Can Pioneers tame the Bull Dogs?

(Full version)

The Providence girls’ soccer team has already seen off one Bulldog in New Albany, and believes it can tame another in its bid to make the IHSAA semistate.

The Pioneers will take on Columbus North in its own backyard in Wednesday’s 7 p.m. regional, following a 3-0 sectional championship victory over Corydon last Saturday.

The Bull Dogs have been the stumbling block for Floyd Central for the past three years. But when the Pioneers played them in 2001, they won the first of their two regional titles.

Coach Dave Smith still has fond memories of that game against Columbus North.

“In that match, we were able to win with a remarkable late goal with less than two minutes remaining in the second overtime period on a beautiful assist from Abbey Smith to Jenni Cusick, who then beat the goalkeeper to net the winner and set off a raucous celebration from the frozen PHS fans,” he said.

Casey Marlin scores the much talked about overtime winner against Floyd Central last Thursday. Photo by Ronda Trimble.

All of which, he thought, was “eerily similar” to the Pioneers’ last gasp victory over Floyd Central last Thursday, ending the Highlanders’ bid for a fifth straight sectional title.

In that game, Providence’s Leah Mattingly ran some 60 yards down the right wing, keeping her balance while avoiding a couple of strong challenges before delivering a perfectly weighted pass to teammate Casey Marlin. Marlin cut in from the right past Floyd goalkeeper Cassie Sakai and fired home with her left foot with under two minutes remaining in the second half of overtime.

“That’s probably the most remarkable individual play I’ve ever witnessed in high school soccer,” said Smith of Mattingly’s run.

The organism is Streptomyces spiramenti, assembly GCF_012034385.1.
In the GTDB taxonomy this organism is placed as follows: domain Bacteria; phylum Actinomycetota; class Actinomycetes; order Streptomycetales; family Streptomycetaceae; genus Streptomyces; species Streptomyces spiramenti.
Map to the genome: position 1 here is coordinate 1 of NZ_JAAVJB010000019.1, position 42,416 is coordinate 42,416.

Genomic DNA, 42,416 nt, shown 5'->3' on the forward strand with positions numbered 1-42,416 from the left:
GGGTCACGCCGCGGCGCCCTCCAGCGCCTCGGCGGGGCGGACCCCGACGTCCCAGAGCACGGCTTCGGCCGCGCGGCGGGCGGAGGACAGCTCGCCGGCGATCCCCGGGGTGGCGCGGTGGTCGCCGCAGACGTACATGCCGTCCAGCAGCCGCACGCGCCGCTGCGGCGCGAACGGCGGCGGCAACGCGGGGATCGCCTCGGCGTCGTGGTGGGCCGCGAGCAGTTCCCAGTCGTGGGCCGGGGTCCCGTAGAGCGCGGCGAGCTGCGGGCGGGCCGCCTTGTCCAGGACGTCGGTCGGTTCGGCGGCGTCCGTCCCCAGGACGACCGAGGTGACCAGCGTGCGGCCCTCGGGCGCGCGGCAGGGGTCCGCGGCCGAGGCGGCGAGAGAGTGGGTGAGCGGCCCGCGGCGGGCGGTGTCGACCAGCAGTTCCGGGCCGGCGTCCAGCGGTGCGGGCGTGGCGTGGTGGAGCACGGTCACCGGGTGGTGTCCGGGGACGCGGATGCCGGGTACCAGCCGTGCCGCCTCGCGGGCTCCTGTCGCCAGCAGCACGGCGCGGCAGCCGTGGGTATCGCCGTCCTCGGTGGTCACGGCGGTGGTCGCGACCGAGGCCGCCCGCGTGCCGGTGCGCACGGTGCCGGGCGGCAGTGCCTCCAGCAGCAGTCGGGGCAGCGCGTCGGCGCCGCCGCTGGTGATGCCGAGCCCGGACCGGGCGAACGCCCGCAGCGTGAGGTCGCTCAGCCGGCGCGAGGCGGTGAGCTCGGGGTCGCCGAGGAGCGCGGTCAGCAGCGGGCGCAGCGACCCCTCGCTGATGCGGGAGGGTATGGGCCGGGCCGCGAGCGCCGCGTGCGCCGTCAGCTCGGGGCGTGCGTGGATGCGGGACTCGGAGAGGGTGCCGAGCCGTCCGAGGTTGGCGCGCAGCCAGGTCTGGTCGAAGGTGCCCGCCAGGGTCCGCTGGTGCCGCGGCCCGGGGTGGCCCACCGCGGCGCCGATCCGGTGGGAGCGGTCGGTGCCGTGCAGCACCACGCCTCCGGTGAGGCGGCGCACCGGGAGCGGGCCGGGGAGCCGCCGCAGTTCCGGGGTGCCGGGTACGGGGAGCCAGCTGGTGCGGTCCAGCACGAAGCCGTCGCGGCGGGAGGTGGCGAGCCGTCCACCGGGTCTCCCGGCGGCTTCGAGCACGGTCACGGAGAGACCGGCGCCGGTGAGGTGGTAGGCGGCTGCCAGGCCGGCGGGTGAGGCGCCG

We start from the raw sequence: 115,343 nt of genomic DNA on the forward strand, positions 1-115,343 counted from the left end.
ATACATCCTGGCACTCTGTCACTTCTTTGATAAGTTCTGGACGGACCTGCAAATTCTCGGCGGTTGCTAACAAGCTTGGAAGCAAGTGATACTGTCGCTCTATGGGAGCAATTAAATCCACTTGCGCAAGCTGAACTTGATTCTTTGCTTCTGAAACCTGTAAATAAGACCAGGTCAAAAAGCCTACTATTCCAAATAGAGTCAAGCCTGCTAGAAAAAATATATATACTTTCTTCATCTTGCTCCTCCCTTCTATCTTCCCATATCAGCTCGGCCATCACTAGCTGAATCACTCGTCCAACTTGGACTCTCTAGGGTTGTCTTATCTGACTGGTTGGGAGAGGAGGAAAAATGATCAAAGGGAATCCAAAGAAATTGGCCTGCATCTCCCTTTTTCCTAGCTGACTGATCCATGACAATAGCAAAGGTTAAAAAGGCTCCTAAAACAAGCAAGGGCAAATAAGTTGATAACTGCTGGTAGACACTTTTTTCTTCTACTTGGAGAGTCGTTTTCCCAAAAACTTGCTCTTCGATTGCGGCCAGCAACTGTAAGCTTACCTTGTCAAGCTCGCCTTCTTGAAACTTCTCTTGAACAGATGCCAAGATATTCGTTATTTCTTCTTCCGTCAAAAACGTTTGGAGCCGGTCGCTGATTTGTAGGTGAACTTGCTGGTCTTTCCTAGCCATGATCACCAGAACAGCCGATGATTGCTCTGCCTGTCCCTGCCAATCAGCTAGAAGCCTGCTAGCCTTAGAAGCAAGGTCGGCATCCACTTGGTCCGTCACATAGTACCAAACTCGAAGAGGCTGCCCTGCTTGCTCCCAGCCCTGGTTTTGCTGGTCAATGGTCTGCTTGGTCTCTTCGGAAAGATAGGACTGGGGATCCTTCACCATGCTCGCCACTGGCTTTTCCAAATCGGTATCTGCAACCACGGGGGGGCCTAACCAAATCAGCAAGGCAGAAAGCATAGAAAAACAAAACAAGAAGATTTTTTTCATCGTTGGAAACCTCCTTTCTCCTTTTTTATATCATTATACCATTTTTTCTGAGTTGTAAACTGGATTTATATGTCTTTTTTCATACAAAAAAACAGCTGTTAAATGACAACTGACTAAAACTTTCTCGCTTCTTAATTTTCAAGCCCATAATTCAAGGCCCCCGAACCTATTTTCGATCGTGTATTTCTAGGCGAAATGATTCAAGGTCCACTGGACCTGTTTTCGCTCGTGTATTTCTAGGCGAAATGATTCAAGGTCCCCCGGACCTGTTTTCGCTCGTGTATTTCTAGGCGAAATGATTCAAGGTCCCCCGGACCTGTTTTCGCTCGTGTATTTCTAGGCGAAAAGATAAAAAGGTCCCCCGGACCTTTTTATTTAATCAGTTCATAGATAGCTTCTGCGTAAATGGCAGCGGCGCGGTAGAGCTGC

He will be hoping for more of the same against the Bull Dogs Wednesday evening.

Marlin will be aiming to bag her 30th goal of the season and her 60th in her three years at Providence. Already, she has broken the school’s all-time season and career marks. She will be be partnered by seniors Cristian May-Boquiren and Hadley Anderson,  and junior Kayla Meisner.

At the back, they will be hoping Mattingly, Kelsey Rogers, Mary Ashley Betz, Erin Wallace and Autumn Meyer in goal can hold off a strong attack, while reinforcements, as against Floyd Central, will come in the shape of Erin Duncan, Miriam Snyder, Caley Marlin, Allie Gillenwater and Haley Corby from midfield.

Some impressive freshmen have also played thier part in the middle going forward this year, most notably Rachel Wells, Kasey Wallace and Katelyn  Coopman.

On face value, five-time sectional champion Providence has a better season record (17-1-1) than that of 10-time sectional winner Columbus North (13-5-2).

However, North’s five losses have come to either top 20 opponents from Indiana and Kentucky (three in total), or to honorable mentions (two). It also tied 1-1 with reigning Kentucky state champion, Sacred Heart.

“One reason they’re not winning as many is that they’ve ventured out,” said Smith. “Coach Mike Spock (who played at Jeffersonville) has upgraded his schedule tremendously.”

The Bull Dogs have their own Casey Marlin in junior Kayleigh Steigerwalt, who has notched 32 goals in 16 games this season, and who Floyd Central knows all about as she scored the lone goal in North’s victory over the Highlanders last year.

Other North players to keep an eye out for are freshman Kenadie Carlson (10 goals), her sister Kelsie (14 assists), Vanessa Staublin (10 goals) and sophomore Morgan Proffitt.

“We saw Columbus North in the District 5 tourney in August and they looked every bit as strong as last year,” said Smith. “They’re very fluid, skilled and athletic. They have one of the best strikers in the state, but so do we.

“We will compete with them as we have with so many strong teams throughout our season and we have no plans to bunker down in the box defensively.

“Our goal is to shake off any nagging injuries and get our legs under us. It was a rewarding yet grueling sectional run last week. There is no pressure on us so it should be a fun experience.”

The winner will move onto the Evansville Harrison Semistate, where it plays the winner of Washington (18-1-1) or Bloomington North (17-3).

It’s a place Providence has been before.

After beating Jennings County to claim its second regional championship in 2003, it went on to beat Castle and reach the semistate championship (the final eight), where it lost to Bloomington South.

Smith said it’s been an “incredible ride” this season, one he hopes doesn’t end Wednesday.

“We’re enjoying our time together and would like nothing better than to take one more bus trip to Evansville on Saturday,” he said.

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